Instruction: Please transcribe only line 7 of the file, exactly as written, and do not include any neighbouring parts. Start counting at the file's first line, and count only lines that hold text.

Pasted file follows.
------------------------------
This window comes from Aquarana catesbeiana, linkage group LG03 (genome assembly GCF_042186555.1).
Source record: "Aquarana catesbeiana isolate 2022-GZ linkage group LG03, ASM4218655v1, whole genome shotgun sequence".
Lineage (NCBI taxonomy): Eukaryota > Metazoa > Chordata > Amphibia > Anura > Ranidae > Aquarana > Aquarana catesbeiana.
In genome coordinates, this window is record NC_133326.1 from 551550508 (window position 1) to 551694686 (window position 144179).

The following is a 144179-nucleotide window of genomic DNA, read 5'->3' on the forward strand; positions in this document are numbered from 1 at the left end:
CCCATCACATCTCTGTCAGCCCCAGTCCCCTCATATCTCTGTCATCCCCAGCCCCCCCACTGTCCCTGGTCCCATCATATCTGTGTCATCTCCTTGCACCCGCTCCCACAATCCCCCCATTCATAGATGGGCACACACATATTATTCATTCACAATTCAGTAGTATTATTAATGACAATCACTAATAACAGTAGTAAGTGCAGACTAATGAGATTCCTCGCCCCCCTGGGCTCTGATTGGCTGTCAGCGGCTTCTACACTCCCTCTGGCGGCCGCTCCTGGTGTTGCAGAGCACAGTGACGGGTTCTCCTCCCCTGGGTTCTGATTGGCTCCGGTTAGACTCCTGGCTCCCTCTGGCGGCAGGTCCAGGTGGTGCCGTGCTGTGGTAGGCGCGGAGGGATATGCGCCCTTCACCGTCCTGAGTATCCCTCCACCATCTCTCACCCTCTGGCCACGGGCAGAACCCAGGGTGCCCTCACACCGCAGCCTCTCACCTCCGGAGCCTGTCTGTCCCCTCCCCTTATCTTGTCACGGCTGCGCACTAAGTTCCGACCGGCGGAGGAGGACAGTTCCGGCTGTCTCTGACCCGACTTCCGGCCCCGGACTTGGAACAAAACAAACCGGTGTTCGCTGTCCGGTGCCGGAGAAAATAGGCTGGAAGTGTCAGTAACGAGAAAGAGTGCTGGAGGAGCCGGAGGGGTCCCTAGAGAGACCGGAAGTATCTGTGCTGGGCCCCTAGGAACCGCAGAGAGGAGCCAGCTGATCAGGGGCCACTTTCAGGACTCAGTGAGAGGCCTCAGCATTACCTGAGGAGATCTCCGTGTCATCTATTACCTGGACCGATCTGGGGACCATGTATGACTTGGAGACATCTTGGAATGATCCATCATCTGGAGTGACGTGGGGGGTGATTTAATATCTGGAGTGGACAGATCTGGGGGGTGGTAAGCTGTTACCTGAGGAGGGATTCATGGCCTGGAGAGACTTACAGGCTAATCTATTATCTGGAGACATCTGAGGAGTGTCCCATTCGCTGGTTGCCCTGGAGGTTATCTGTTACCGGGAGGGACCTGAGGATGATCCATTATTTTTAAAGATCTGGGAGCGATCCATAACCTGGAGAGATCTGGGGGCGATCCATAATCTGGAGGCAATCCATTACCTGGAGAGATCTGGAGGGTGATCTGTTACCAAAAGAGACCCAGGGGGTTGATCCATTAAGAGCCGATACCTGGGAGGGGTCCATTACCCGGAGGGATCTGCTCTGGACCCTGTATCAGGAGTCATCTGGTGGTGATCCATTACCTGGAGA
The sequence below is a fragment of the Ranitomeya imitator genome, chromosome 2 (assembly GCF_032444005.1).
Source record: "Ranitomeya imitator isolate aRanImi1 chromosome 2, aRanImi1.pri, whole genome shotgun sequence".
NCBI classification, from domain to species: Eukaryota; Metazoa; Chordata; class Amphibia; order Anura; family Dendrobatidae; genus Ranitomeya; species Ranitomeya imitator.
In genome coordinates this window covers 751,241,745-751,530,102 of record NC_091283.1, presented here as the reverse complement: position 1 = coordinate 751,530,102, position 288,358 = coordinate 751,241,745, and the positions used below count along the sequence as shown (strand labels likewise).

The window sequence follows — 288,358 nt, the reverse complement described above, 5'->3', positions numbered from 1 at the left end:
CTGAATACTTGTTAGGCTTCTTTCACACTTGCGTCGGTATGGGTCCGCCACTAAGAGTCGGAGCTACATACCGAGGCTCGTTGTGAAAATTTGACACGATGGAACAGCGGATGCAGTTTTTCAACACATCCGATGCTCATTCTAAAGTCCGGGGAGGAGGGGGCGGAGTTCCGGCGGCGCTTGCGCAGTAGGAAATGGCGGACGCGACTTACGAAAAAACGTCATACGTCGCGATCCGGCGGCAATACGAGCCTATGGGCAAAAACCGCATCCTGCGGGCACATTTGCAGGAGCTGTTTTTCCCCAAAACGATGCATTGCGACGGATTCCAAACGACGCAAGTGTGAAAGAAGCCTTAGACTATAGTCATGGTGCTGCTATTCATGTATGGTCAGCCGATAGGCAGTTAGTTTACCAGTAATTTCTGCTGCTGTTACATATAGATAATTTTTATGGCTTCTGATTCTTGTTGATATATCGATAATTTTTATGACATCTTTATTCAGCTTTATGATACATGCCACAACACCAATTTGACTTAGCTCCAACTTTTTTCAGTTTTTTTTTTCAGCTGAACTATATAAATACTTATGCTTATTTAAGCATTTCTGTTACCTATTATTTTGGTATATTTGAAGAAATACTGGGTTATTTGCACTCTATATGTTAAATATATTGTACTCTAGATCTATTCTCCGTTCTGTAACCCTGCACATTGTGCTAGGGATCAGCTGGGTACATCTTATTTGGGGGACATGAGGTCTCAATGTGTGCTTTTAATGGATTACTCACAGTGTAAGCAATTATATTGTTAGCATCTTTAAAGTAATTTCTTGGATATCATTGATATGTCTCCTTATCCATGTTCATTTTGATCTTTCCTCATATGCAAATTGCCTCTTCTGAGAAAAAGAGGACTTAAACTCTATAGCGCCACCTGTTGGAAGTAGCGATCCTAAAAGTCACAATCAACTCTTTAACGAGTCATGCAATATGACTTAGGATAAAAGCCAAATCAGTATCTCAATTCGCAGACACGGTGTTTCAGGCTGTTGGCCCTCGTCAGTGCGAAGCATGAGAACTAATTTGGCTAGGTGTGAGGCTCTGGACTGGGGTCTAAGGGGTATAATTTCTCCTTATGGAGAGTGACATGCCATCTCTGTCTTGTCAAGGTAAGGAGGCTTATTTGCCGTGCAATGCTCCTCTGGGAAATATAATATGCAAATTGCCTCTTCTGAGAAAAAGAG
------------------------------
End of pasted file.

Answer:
The sequence below is a fragment of the Ranitomeya imitator genome, chromosome 2 (assembly GCF_032444005.1).